The Duke and Duchess of Cambridge's three-week tour of Australia and New Zealand has drawn to a close.
The royal couple held Prince George, who cried as they waved from the steps of a plane in Canberra before beginning their journey back to the UK.
On the final day of the trip they joined a dawn service to honour Australia's war dead to mark Anzac Day.
Kensington Palace said Prince William and Catherine had been "bowled over" by their welcome on the tour.
The tour, which has included Prince George's first royal engagements, has also taken in Sydney, Brisbane and Adelaide after they first visited New Zealand.
Australian Prime Minister Tony Abbott was among the dignitaries at Canberra airport as the family boarded the Royal Australian Air Force plane taking them to their flight home.
A Kensington Palace spokesman said: "The tour of New Zealand and Australia has been an incredible experience for both the Duke and Duchess and the couple really have enjoyed it immensely.
"We always said this would be an opportunity for the duke to introduce both countries to the duchess and Prince George and the couple have been bowled over by the extraordinarily warm welcome shown to them as a family by people everywhere they went."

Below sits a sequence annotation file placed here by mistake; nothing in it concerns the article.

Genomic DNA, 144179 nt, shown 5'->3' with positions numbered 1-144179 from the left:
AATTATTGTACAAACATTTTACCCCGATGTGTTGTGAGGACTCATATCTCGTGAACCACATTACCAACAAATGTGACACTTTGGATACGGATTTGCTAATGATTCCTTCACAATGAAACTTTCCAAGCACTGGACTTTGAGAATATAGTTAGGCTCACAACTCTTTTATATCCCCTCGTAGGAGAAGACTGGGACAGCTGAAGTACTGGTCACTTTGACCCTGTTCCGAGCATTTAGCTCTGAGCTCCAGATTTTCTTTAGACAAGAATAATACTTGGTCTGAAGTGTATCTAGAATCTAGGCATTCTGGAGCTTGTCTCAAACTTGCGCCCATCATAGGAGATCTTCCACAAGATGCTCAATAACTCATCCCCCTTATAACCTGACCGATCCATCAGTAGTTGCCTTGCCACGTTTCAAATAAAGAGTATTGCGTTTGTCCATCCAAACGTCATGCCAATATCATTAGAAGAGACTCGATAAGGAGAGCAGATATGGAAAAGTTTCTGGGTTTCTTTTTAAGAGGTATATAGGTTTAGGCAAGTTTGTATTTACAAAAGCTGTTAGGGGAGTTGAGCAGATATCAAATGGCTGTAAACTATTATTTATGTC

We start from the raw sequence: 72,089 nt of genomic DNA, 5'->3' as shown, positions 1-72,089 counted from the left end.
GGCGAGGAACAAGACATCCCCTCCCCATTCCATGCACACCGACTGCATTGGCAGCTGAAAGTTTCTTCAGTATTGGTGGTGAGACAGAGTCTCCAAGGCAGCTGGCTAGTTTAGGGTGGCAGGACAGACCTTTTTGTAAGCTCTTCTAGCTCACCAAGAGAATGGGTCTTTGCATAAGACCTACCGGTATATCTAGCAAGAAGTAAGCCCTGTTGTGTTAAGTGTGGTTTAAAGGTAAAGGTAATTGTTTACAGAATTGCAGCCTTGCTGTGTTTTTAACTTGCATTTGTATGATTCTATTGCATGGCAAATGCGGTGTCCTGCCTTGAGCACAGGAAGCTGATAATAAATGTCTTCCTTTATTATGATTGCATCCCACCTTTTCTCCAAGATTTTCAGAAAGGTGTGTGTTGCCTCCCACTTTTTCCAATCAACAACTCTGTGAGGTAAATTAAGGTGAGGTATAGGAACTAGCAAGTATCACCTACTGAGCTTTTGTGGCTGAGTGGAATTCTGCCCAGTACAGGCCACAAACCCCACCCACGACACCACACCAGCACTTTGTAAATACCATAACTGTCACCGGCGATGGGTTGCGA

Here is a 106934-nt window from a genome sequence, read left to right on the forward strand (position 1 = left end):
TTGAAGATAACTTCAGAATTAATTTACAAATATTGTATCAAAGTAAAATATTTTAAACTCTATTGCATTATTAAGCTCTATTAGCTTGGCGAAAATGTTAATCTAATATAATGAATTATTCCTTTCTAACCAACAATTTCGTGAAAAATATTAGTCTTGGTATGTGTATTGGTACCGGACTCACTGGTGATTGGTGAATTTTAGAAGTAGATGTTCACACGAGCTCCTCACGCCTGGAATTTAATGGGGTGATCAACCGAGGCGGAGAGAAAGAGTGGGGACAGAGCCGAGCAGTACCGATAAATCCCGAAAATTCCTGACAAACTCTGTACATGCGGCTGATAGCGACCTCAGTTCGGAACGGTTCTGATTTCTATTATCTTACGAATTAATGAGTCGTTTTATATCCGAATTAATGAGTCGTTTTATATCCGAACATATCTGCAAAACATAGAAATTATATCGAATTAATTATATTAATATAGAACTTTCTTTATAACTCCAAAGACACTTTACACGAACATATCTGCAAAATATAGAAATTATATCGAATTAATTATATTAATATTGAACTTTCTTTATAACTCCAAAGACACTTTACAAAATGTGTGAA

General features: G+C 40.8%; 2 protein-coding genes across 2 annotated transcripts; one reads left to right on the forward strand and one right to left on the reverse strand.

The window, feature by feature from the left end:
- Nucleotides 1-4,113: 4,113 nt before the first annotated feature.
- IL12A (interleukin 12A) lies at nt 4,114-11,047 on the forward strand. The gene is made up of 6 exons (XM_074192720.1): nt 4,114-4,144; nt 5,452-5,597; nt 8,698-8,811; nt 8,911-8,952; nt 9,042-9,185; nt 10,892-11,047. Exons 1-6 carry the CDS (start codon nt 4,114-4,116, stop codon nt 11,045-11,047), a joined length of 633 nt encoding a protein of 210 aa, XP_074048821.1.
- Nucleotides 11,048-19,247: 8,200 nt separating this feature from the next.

Earlier, the royal couple joined military personnel, veterans and the public in Canberra to mark Anzac Day.
The Australian War Memorial held a service at dawn, in keeping with tradition, as a reminder of the dawn landing of troops on Gallipoli in 1915.
Later in the morning the couple, appearing without their son Prince George, laid a wreath at the memorial.
The duke and duchess, who have also visited New Zealand during their tour, joined figures including Mr Abbott and Governor General Sir Peter Cosgrove in paying their respects.
The name Anzac Day comes from the acronym used to describe the Australian and New Zealand Army Corps.
More than 500,000 Allied soldiers were involved in the Gallipoli campaign, an attempt to open the Dardanelles Strait in modern-day Turkey to Allied navies during World War One.
Tens of thousands of Allied troops, including more than 8,000 Australians, died in the campaign, which failed to achieve its military objectives.